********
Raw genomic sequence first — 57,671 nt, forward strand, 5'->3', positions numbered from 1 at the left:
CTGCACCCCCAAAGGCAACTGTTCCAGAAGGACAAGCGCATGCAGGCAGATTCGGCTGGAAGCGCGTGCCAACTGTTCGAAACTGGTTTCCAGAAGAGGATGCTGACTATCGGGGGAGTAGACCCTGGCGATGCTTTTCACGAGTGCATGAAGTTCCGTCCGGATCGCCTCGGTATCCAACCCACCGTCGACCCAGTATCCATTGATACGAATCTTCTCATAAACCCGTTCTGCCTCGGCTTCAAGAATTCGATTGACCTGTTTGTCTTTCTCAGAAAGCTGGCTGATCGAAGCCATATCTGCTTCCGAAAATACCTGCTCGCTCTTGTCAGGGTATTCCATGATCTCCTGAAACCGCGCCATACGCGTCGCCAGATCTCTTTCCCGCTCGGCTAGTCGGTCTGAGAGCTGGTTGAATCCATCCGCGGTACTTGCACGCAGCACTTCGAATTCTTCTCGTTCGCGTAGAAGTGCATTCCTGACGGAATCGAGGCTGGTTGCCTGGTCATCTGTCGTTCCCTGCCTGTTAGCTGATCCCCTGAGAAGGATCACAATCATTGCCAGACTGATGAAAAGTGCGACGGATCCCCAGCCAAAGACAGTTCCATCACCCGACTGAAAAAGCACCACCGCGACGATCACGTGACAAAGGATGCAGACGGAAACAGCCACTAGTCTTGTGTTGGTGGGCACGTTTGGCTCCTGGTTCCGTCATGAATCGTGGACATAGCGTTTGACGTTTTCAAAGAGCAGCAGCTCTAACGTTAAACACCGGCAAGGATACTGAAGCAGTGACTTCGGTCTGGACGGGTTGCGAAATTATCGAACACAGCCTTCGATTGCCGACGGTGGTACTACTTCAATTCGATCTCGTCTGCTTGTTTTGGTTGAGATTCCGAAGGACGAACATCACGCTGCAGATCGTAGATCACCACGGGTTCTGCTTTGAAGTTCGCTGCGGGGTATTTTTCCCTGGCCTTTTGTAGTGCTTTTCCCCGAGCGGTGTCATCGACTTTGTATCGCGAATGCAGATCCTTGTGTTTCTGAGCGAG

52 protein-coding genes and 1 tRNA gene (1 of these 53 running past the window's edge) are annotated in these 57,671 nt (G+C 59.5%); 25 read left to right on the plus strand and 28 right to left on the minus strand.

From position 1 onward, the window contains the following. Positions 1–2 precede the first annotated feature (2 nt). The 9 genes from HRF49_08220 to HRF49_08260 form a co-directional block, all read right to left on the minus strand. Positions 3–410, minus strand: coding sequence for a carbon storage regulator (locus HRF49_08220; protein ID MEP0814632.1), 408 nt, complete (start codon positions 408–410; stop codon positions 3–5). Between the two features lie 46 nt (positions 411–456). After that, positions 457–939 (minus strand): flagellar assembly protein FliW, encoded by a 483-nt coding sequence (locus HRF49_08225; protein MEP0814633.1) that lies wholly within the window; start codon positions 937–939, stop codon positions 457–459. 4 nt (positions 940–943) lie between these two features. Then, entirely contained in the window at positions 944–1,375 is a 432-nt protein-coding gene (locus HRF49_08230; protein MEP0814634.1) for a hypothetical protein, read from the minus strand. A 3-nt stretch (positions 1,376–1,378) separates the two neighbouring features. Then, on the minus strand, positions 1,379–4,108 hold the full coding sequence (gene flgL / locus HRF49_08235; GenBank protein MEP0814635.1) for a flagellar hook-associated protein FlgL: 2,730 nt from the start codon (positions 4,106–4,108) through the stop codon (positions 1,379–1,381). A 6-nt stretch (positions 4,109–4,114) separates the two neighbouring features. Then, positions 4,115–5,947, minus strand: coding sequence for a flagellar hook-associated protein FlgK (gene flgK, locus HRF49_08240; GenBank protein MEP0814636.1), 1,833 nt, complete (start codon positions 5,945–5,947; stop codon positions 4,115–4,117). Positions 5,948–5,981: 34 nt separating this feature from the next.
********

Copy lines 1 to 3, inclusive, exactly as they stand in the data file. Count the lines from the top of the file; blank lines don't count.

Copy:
Raw genomic sequence first — 57,671 nt, forward strand, 5'->3', positions numbered from 1 at the left:
CTGCACCCCCAAAGGCAACTGTTCCAGAAGGACAAGCGCATGCAGGCAGATTCGGCTGGAAGCGCGTGCCAACTGTTCGAAACTGGTTTCCAGAAGAGGATGCTGACTATCGGGGGAGTAGACCCTGGCGATGCTTTTCACGAGTGCATGAAGTTCCGTCCGGATCGCCTCGGTATCCAACCCACCGTCGACCCAGTATCCATTGATACGAATCTTCTCATAAACCCGTTCTGCCTCGGCTTCAAGAATTCGATTGACCTGTTTGTCTTTCTCAGAAAGCTGGCTGATCGAAGCCATATCTGCTTCCGAAAATACCTGCTCGCTCTTGTCAGGGTATTCCATGATCTCCTGAAACCGCGCCATACGCGTCGCCAGATCTCTTTCCCGCTCGGCTAGTCGGTCTGAGAGCTGGTTGAATCCATCCGCGGTACTTGCACGCAGCACTTCGAATTCTTCTCGTTCGCGTAGAAGTGCATTCCTGACGGAATCGAGGCTGGTTGCCTGGTCATCTGTCGTTCCCTGCCTGTTAGCTGATCCCCTGAGAAGGATCACAATCATTGCCAGACTGATGAAAAGTGCGACGGATCCCCAGCCAAAGACAGTTCCATCACCCGACTGAAAAAGCACCACCGCGACGATCACGTGACAAAGGATGCAGACGGAAACAGCCACTAGTCTTGTGTTGGTGGGCACGTTTGGCTCCTGGTTCCGTCATGAATCGTGGACATAGCGTTTGACGTTTTCAAAGAGCAGCAGCTCTAACGTTAAACACCGGCAAGGATACTGAAGCAGTGACTTCGGTCTGGACGGGTTGCGAAATTATCGAACACAGCCTTCGATTGCCGACGGTGGTACTACTTCAATTCGATCTCGTCTGCTTGTTTTGGTTGAGATTCCGAAGGACGAACATCACGCTGCAGATCGTAGATCACCACGGGTTCTGCTTTGAAGTTCGCTGCGGGGTATTTTTCCCTGGCCTTTTGTAGTGCTTTTCCCCGAGCGGTGTCATCGACTTTGTATCGCGAATGCAGATCCTTGTGTTTCTGAGCGAG

52 protein-coding genes and 1 tRNA gene (1 of these 53 running past the window's edge) are annotated in these 57,671 nt (G+C 59.5%); 25 read left to right on the plus strand and 28 right to left on the minus strand.